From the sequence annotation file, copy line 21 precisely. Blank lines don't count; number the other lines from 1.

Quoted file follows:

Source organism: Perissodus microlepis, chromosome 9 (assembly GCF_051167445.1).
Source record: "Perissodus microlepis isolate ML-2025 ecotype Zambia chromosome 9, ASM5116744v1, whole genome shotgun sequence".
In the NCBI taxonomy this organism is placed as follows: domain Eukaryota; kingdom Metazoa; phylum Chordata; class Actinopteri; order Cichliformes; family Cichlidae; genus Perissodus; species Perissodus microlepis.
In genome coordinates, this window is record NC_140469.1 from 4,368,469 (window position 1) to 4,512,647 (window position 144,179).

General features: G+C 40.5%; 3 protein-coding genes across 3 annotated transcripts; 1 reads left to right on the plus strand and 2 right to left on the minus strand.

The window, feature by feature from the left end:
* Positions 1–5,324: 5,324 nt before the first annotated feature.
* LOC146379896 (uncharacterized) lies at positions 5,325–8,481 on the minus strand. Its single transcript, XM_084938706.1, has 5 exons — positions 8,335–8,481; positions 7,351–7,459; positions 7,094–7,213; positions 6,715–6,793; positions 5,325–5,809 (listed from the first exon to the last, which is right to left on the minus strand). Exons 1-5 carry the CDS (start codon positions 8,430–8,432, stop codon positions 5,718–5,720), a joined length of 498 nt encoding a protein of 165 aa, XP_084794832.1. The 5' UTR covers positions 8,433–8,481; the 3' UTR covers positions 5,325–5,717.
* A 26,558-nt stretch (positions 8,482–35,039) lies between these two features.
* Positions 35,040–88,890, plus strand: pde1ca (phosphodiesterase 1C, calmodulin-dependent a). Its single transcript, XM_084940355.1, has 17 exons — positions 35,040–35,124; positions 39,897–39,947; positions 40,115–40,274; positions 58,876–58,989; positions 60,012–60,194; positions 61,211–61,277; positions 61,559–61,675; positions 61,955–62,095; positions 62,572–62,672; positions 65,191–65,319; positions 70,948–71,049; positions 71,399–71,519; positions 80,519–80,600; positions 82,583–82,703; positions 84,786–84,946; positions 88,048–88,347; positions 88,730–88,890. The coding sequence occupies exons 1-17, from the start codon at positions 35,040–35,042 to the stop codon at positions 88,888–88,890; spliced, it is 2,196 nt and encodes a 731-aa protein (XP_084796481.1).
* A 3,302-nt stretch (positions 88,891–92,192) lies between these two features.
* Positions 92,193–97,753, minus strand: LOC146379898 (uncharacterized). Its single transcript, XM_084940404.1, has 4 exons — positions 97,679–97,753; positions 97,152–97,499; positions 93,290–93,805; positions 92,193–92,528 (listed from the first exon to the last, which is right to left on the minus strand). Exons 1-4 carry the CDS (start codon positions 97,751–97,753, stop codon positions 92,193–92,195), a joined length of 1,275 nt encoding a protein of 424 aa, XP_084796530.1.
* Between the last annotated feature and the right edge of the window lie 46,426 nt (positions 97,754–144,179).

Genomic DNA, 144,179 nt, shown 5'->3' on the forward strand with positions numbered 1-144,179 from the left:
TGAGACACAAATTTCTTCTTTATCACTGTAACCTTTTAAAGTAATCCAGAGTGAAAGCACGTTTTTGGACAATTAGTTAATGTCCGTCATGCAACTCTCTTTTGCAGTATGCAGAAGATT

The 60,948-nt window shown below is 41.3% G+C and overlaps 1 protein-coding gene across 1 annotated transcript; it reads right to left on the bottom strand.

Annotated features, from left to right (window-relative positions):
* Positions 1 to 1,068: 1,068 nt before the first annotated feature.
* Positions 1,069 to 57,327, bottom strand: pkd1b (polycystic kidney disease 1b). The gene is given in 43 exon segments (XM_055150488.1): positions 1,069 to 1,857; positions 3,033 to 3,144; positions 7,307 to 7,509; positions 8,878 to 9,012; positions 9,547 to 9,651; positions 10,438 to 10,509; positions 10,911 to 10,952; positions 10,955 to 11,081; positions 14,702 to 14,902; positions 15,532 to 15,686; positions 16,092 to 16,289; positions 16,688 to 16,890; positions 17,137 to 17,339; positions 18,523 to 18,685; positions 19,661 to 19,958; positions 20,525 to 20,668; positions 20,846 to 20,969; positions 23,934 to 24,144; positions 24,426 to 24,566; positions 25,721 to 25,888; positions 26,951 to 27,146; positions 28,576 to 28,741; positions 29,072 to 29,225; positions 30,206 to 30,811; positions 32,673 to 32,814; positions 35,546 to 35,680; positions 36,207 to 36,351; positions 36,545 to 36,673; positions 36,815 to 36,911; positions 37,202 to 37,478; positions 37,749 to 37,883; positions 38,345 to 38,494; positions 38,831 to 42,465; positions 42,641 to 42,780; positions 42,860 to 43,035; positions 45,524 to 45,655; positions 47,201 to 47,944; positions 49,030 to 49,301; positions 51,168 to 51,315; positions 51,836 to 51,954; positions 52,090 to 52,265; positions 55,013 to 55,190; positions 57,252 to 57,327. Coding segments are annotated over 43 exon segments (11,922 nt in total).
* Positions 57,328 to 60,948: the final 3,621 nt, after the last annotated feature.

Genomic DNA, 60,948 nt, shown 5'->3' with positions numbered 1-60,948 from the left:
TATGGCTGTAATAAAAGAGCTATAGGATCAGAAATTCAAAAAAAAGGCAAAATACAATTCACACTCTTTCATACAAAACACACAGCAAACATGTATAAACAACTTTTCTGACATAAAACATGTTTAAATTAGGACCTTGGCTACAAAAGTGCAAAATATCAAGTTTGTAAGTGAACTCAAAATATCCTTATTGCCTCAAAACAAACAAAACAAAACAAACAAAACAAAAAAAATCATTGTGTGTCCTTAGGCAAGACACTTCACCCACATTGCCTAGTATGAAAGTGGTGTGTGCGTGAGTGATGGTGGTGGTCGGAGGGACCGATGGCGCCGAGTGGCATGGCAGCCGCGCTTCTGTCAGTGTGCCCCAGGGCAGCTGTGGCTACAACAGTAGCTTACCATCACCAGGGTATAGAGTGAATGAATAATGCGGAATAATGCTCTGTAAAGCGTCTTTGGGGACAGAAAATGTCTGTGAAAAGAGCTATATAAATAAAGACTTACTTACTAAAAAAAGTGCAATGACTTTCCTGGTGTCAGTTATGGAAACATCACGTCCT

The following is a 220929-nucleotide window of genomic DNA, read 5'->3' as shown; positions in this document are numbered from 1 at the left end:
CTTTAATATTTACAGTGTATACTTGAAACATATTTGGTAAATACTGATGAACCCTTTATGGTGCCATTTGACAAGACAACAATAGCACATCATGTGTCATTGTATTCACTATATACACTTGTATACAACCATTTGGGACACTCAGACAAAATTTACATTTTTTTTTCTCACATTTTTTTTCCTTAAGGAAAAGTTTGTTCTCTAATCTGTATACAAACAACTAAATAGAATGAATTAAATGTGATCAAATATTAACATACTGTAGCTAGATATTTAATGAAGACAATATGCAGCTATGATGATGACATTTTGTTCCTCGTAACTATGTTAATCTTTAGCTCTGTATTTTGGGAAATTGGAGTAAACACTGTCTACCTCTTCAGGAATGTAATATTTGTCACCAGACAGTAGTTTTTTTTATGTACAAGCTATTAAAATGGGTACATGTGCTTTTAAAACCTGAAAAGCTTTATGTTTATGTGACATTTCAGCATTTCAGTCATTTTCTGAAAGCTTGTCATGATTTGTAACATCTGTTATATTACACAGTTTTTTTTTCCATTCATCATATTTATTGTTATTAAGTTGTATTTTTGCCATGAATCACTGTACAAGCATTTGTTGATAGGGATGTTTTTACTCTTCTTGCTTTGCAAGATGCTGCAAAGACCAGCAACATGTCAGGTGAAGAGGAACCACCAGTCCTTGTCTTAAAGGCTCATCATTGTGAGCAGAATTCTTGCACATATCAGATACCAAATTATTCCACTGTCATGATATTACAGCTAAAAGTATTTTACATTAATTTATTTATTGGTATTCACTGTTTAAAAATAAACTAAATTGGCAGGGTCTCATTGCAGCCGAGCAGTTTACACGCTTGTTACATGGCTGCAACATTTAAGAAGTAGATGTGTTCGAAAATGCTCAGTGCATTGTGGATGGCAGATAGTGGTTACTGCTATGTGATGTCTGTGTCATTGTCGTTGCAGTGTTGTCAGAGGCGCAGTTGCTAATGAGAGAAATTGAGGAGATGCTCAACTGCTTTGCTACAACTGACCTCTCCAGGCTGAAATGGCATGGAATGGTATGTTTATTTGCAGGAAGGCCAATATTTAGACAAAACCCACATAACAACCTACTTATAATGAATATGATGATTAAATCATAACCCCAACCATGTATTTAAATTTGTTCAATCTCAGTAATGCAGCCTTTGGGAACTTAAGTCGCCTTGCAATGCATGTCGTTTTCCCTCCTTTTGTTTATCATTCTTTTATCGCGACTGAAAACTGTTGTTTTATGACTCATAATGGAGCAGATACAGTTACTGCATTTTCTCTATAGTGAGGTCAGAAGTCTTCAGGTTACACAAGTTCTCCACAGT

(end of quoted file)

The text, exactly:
Genomic DNA, 60,948 nt, shown 5'->3' with positions numbered 1-60,948 from the left: